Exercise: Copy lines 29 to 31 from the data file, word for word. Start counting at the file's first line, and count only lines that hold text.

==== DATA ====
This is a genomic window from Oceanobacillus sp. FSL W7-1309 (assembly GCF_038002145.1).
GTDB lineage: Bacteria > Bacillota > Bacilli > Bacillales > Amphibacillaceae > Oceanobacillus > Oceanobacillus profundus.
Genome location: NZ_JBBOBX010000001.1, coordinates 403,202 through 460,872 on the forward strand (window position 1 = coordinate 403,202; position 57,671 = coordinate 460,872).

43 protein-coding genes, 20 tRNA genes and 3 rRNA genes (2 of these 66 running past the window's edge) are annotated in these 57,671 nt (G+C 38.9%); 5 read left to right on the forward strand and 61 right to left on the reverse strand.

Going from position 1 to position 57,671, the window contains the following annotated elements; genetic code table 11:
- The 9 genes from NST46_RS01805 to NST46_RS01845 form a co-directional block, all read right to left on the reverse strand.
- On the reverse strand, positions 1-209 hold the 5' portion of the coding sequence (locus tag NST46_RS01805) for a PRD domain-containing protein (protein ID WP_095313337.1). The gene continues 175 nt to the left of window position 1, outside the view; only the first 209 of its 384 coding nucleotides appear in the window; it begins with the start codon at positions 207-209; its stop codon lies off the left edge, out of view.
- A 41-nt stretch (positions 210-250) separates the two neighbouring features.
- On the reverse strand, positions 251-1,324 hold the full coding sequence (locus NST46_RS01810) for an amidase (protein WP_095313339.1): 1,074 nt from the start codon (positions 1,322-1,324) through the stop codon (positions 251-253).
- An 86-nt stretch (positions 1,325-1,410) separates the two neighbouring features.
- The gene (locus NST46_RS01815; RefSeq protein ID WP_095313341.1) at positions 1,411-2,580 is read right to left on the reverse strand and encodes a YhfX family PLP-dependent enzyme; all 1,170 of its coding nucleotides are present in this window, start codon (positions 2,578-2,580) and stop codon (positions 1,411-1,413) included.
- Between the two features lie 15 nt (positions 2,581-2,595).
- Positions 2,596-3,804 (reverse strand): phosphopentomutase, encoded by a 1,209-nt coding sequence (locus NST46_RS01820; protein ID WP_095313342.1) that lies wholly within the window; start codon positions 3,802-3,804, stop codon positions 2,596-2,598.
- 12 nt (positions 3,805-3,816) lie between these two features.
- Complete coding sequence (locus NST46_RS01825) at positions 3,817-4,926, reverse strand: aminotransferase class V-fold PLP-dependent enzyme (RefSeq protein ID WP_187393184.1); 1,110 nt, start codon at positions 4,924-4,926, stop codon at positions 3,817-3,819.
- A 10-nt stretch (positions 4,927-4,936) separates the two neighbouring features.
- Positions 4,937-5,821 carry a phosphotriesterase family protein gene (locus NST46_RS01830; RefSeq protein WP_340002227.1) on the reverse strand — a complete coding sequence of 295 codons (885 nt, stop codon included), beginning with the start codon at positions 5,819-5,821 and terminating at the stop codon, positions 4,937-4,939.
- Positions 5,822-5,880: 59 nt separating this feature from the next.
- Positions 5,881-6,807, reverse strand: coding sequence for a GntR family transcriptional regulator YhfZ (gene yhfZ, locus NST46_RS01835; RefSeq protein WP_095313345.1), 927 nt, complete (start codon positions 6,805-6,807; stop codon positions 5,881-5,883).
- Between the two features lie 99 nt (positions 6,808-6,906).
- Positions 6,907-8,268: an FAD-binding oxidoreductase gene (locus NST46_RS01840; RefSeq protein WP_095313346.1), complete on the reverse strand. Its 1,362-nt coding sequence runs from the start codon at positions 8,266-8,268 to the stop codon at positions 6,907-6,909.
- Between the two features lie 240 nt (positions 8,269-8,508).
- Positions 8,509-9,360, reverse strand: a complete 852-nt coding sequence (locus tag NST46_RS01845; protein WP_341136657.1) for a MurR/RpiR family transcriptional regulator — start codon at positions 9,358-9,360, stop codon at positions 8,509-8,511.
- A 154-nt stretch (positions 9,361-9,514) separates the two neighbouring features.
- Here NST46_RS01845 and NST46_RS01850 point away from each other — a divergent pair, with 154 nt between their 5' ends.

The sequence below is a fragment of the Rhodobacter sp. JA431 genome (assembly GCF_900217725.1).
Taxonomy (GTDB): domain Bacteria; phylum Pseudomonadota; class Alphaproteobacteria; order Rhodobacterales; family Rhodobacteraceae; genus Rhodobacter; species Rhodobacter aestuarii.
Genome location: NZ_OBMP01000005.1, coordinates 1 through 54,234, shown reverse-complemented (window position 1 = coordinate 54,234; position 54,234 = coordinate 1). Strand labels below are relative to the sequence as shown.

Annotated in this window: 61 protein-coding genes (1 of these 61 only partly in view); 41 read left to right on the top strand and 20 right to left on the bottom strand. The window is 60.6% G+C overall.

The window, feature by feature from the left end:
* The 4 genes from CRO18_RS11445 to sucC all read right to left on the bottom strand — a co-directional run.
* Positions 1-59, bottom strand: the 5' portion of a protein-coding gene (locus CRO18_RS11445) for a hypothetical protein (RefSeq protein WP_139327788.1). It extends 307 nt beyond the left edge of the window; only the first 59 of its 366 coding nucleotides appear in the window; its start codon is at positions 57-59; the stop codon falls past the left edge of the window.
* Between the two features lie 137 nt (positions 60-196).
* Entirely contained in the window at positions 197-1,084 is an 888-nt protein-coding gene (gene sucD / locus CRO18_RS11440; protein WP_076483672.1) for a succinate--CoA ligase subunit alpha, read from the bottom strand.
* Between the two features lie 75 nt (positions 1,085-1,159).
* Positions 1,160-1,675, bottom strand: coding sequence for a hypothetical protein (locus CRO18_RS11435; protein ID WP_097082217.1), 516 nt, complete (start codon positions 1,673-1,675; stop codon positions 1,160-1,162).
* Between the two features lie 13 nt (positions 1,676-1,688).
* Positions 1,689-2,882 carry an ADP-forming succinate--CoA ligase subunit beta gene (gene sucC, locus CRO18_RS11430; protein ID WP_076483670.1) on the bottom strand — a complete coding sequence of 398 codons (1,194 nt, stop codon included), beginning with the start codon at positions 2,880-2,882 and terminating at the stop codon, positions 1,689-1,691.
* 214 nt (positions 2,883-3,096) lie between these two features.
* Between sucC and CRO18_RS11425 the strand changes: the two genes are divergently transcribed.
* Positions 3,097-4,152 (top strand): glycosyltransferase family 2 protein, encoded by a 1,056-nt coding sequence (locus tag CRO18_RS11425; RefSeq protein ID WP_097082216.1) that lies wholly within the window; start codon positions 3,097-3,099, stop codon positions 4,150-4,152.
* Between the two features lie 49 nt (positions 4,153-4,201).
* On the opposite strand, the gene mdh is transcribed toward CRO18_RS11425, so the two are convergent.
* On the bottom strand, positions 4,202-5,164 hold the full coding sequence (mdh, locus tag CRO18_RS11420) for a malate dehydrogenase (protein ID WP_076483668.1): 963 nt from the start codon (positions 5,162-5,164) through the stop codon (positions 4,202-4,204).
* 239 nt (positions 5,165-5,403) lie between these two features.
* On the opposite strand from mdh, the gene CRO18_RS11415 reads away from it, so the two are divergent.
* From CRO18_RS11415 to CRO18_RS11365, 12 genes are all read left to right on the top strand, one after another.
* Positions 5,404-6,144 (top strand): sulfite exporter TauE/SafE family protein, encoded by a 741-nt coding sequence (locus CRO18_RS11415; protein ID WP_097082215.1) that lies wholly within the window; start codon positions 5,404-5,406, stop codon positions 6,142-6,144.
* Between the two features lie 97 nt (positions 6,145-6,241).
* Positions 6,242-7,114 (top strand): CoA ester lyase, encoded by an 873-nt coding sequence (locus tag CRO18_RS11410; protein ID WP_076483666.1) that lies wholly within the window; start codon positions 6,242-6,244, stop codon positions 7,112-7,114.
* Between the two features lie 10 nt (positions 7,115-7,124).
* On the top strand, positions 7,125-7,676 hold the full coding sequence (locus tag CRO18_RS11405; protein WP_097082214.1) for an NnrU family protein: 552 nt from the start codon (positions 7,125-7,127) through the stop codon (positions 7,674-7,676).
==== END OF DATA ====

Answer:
Annotated in this window: 61 protein-coding genes (1 of these 61 only partly in view); 41 read left to right on the top strand and 20 right to left on the bottom strand. The window is 60.6% G+C overall.

The window, feature by feature from the left end:
* The 4 genes from CRO18_RS11445 to sucC all read right to left on the bottom strand — a co-directional run.